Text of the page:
The structure of the enzyme that converts methemoglobin to hemoglobin
Methemoglobin (British English: methaemoglobin) (pronounced "met-hemoglobin") is a form of the oxygen-carrying metalloproteinhemoglobin, in which the iron in the heme group is in the Fe3+ (ferric) state, not the Fe2+ (ferrous) of normal hemoglobin. Methemoglobin cannot bind oxygen, unlike oxyhemoglobin. It is bluish chocolate-brown in color. In human blood a trace amount of methemoglobin is normally produced spontaneously. But when it is present in excess the blood becomes abnormally dark bluish brown. The NADH-dependent enzyme methemoglobin reductase (diaphorase I) is responsible for converting methemoglobin back to hemoglobin.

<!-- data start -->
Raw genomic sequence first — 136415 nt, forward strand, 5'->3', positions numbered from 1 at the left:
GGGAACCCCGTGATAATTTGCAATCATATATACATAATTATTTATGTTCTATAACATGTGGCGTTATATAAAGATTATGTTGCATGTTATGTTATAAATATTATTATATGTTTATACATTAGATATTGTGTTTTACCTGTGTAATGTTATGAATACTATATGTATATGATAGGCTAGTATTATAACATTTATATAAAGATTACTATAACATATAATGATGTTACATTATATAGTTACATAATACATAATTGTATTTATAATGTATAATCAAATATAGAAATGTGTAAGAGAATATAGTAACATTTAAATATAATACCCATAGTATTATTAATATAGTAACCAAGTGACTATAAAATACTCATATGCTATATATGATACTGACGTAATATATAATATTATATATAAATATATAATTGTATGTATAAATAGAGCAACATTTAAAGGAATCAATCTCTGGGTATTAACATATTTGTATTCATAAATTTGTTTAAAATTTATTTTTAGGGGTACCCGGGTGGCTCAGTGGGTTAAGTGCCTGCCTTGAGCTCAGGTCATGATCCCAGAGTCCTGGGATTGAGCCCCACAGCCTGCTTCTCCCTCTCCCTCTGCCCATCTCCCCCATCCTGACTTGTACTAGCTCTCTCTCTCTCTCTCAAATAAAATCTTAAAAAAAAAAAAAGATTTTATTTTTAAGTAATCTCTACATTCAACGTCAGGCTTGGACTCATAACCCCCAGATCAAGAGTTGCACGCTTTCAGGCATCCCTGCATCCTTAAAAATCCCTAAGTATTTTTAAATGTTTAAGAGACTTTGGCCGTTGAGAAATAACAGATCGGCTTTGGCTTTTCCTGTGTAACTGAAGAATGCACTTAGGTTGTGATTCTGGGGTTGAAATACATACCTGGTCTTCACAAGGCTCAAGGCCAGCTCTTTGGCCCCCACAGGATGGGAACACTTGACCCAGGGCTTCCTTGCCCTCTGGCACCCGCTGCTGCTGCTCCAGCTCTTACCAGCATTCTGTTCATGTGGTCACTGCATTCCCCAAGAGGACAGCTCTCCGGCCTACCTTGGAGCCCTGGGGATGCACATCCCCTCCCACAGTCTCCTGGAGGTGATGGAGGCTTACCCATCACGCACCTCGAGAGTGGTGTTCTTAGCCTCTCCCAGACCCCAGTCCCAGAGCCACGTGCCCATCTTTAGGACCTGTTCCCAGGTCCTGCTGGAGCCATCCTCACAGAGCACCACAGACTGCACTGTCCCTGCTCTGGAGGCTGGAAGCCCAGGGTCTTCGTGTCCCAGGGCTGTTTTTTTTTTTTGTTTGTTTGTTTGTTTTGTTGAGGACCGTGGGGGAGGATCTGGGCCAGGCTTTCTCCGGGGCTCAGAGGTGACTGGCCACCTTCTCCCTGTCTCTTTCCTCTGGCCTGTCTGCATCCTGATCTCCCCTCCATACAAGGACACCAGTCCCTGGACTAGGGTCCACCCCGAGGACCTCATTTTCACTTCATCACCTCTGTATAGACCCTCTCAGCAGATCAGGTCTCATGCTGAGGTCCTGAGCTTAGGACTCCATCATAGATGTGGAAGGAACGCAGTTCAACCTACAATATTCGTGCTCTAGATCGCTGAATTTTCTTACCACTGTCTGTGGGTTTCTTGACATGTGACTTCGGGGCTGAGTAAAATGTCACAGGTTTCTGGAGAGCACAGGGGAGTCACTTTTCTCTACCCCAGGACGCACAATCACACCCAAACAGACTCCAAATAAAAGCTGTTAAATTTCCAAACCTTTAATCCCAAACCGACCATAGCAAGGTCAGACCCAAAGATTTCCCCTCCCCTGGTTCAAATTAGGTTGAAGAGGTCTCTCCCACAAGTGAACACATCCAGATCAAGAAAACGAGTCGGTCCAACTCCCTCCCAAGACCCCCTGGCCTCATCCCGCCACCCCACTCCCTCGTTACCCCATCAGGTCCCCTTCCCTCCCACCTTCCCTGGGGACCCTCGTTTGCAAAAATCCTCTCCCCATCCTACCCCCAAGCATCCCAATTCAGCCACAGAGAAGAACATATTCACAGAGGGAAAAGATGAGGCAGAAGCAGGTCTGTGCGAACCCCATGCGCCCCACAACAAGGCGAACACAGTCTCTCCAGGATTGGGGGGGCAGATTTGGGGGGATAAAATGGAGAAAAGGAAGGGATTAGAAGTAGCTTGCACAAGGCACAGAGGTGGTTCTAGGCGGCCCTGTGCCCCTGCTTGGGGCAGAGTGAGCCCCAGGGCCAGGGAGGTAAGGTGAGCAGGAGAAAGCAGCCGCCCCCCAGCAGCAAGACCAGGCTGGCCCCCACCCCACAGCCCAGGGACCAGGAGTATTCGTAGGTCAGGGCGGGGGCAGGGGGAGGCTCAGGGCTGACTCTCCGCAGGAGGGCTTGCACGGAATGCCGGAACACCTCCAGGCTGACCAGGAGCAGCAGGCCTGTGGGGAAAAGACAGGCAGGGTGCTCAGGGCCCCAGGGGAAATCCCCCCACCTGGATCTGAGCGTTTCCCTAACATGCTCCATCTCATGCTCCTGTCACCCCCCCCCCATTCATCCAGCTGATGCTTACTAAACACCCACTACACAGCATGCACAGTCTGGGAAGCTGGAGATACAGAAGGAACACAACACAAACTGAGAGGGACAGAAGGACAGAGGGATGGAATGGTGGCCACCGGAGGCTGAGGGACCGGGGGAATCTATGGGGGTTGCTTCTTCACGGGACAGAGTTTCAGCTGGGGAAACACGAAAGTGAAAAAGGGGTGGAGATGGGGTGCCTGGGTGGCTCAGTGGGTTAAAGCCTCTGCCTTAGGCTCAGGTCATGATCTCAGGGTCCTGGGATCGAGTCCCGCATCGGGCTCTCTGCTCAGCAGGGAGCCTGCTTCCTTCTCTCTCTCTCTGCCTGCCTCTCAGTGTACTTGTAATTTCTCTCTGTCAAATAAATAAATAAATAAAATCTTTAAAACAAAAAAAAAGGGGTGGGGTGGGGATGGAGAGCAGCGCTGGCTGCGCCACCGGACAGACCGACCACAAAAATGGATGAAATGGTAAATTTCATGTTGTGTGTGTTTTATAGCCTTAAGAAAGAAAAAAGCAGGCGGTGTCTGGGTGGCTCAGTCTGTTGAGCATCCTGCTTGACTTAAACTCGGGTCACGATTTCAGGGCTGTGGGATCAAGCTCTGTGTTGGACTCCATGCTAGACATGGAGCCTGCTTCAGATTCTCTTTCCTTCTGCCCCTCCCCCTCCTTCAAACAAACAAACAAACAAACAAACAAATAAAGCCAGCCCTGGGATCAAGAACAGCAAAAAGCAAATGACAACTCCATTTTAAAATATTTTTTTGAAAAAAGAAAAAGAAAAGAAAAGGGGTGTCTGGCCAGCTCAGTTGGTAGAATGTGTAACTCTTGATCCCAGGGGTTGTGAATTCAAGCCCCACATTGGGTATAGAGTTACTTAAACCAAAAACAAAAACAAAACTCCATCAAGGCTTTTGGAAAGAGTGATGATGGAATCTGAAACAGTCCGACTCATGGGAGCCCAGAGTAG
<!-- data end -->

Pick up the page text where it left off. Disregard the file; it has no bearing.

Normally one to two percent of a person's hemoglobin is methemoglobin; a higher percentage than this can be genetic or caused by exposure to various chemicals and depending on the level can cause health problems known as methemoglobinemia. A higher level of methemoglobin will tend to cause a pulse oximeter to read closer to 85% regardless of the true level of oxygen saturation.
Increased levels of methemoglobin are found in blood stains. Upon exiting the body, bloodstains transit from bright red to dark brown, which is attributed to oxidation of oxy-hemoglobin (HbO2) to methemoglobin (met-Hb) and hemichrome (HC).